The program, now in its second year, accepts students ranging from undergrad to doctoral programs from a variety of disciplines, including physics, computer science, engineering, math and others. Fifteen students out of more than 250 applicants were accepted this year — five more than for last year’s program.
The first two weeks of the program include a series of lectures on topics ranging from an introduction to quantum information theory to applications of quantum computing and machine learning.
Some of the world’s leading quantum computing experts have spoken at the school, including Peter Shor, known for Shor’s algorithm, a quantum algorithm for factoring large numbers exponentially faster than the best currently known algorithm running on a classical computer. That algorithm has direct bearing on cybersecurity, which often depends on the difficulty of factoring large numbers to secure data — like your bank account, for instance.
The school also brings in speakers from big tech (Google, Microsoft and IBM) and small startup companies (IonQ, Rigetti and D-Wave), all of which are building their own quantum computers in a high-stakes competitive race. So the students get a taste of both the academic and the industrial side of quantum computing.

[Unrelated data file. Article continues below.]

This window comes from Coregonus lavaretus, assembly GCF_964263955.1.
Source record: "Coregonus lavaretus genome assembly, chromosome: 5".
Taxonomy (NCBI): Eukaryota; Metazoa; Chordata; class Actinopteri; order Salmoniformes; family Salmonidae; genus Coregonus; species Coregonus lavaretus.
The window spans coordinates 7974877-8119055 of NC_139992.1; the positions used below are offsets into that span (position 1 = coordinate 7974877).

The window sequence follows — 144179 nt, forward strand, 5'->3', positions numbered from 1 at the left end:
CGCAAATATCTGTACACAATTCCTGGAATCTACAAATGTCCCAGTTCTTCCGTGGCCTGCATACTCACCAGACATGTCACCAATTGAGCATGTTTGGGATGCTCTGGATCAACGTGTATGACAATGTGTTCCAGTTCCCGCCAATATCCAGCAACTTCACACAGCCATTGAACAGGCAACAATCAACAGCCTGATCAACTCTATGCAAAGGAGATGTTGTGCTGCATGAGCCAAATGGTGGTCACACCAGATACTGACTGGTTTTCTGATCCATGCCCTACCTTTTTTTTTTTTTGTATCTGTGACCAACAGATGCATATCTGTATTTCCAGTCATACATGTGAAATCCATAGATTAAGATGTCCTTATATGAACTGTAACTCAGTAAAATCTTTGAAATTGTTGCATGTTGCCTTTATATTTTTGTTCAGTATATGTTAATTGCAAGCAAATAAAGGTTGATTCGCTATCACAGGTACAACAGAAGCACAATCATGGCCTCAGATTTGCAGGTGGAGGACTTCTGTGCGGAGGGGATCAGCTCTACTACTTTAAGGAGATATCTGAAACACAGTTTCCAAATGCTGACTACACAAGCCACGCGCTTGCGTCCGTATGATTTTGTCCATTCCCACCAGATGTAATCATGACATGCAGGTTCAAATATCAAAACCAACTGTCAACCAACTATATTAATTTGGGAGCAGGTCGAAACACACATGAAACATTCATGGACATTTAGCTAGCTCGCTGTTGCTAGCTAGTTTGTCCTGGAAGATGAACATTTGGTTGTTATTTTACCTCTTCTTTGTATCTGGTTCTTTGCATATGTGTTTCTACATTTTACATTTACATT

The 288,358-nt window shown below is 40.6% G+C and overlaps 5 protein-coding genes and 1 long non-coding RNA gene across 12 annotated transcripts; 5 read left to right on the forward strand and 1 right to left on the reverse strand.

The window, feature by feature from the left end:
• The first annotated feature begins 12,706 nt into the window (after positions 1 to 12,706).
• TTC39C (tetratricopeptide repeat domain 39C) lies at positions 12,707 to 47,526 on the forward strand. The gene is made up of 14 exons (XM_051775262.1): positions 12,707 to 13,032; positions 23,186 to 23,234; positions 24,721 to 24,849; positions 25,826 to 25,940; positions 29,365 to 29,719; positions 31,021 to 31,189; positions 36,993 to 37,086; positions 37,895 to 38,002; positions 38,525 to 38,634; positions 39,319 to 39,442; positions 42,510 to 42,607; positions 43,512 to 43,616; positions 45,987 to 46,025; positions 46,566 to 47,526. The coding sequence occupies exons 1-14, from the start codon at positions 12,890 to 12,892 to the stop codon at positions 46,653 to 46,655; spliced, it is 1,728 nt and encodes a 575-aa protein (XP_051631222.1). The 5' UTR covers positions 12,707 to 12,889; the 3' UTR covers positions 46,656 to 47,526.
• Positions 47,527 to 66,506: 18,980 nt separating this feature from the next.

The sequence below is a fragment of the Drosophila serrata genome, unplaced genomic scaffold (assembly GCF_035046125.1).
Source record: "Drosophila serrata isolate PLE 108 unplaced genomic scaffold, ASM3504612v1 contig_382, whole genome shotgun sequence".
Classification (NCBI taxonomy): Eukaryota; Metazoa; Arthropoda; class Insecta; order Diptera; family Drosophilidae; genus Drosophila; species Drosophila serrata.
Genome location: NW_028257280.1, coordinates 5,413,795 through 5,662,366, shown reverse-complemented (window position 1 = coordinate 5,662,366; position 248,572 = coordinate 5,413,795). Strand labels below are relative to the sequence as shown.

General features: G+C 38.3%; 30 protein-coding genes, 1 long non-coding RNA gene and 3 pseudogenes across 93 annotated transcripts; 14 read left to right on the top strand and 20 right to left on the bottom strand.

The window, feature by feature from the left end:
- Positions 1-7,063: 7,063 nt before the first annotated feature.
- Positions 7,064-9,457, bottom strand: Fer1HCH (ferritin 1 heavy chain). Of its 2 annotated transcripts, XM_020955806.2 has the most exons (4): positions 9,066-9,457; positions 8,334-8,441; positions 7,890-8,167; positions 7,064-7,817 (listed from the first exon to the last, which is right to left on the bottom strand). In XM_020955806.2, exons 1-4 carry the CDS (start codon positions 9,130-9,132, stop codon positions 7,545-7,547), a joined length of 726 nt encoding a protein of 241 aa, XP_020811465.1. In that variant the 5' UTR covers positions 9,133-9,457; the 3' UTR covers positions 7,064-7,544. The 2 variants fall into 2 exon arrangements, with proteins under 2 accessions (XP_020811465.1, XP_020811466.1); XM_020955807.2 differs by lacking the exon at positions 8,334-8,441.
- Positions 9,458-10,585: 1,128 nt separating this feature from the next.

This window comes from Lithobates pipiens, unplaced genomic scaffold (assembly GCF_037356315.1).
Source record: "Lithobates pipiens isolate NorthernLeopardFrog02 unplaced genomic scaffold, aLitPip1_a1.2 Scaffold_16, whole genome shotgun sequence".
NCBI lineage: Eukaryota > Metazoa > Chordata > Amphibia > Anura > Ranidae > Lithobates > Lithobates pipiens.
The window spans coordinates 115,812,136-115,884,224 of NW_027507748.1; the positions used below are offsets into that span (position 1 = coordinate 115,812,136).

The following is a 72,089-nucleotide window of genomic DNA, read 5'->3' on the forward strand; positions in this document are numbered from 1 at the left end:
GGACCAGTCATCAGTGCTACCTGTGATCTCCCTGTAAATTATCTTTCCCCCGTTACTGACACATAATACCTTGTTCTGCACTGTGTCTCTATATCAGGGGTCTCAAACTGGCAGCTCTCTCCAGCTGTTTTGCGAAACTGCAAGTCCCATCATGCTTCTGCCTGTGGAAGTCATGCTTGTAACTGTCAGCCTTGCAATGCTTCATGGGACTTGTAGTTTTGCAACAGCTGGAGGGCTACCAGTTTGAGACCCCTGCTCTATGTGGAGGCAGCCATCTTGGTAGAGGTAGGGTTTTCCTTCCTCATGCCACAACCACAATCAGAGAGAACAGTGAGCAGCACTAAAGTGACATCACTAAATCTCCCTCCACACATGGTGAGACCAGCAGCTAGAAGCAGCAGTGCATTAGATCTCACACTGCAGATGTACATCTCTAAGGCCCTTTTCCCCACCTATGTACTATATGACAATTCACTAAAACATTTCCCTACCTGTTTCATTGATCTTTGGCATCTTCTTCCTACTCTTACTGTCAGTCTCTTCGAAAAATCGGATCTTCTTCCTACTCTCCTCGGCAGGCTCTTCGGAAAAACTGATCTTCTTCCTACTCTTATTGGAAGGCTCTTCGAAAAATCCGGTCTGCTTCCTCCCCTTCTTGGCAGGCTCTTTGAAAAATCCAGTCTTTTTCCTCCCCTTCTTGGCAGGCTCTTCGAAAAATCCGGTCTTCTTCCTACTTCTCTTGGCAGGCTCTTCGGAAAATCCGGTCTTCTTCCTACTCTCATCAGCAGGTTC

Throughout the rest of the summer, students can get rare experience working directly on a variety of quantum computers. They can choose from IBM’s Quantum Experience and Rigetti’s quantum computer, both of which they can access via the cloud, as well as a D-Wave machine that is physically located at Los Alamos.
This year’s quantum school focuses on near-term quantum computers, which means many students’ projects will center around developing hybrid quantum-classical algorithms and optimizing algorithms for quantum computers. “Near-term” is relative, and these quantum computers could still be five to 10 years away; a universal quantum computer, which could do anything that a classical computer could do, is likely even further away than that.
But their potential is vast. Universal quantum computers could streamline traffic control by quickly calculating optimal traffic routes or create better drugs by simulating interactions among molecules much faster than we currently can. Other applications range from personalized medicine to better weather prediction.
As the students and senior researchers begin filing out of the Physics Auditorium after Aaronson’s talk, they gather in small groups to probe some of the points the speaker made about quantum computation.
These discussions might shape students’ summer projects or even influence their careers.
And that is exactly what the Quantum Computing Summer School sets out to do — create a workforce that is ready to work on the quantum computers of the future.
Lukasz Cincio is a staff scientist in the Theoretical Division at Los Alamos National Laboratory and a co-lead of the Quantum Computing Summer School. Patrick Coles, also of LANL’s Theoretical Division, and Carleton Coffrin of the LANL’s Information Systems & Modeling group are program co-leads.
This story first appeared in the Albuquerque Journal.